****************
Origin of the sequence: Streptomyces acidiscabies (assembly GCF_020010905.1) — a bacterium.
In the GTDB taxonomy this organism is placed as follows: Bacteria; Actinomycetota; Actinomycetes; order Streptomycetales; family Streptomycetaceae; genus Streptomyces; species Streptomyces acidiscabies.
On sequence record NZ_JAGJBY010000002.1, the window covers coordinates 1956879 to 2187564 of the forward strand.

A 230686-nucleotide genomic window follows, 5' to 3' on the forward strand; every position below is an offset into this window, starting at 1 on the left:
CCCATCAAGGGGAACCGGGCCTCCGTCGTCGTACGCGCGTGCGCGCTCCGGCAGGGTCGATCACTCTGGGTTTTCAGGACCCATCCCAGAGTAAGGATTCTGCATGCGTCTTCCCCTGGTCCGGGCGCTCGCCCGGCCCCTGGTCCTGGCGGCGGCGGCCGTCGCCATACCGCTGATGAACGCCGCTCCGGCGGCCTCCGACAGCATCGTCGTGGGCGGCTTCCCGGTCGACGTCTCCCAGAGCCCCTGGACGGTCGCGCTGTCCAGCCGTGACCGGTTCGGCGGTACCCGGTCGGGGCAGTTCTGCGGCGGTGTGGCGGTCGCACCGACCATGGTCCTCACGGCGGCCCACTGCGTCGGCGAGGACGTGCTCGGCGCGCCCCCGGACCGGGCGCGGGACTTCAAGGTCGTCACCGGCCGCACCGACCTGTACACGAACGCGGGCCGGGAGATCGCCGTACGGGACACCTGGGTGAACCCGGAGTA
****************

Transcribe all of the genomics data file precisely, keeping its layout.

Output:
Origin of the sequence: Streptomyces acidiscabies (assembly GCF_020010905.1) — a bacterium.
In the GTDB taxonomy this organism is placed as follows: Bacteria; Actinomycetota; Actinomycetes; order Streptomycetales; family Streptomycetaceae; genus Streptomyces; species Streptomyces acidiscabies.
On sequence record NZ_JAGJBY010000002.1, the window covers coordinates 1956879 to 2187564 of the forward strand.

A 230686-nucleotide genomic window follows, 5' to 3' on the forward strand; every position below is an offset into this window, starting at 1 on the left:
CCCATCAAGGGGAACCGGGCCTCCGTCGTCGTACGCGCGTGCGCGCTCCGGCAGGGTCGATCACTCTGGGTTTTCAGGACCCATCCCAGAGTAAGGATTCTGCATGCGTCTTCCCCTGGTCCGGGCGCTCGCCCGGCCCCTGGTCCTGGCGGCGGCGGCCGTCGCCATACCGCTGATGAACGCCGCTCCGGCGGCCTCCGACAGCATCGTCGTGGGCGGCTTCCCGGTCGACGTCTCCCAGAGCCCCTGGACGGTCGCGCTGTCCAGCCGTGACCGGTTCGGCGGTACCCGGTCGGGGCAGTTCTGCGGCGGTGTGGCGGTCGCACCGACCATGGTCCTCACGGCGGCCCACTGCGTCGGCGAGGACGTGCTCGGCGCGCCCCCGGACCGGGCGCGGGACTTCAAGGTCGTCACCGGCCGCACCGACCTGTACACGAACGCGGGCCGGGAGATCGCCGTACGGGACACCTGGGTGAACCCGGAGTA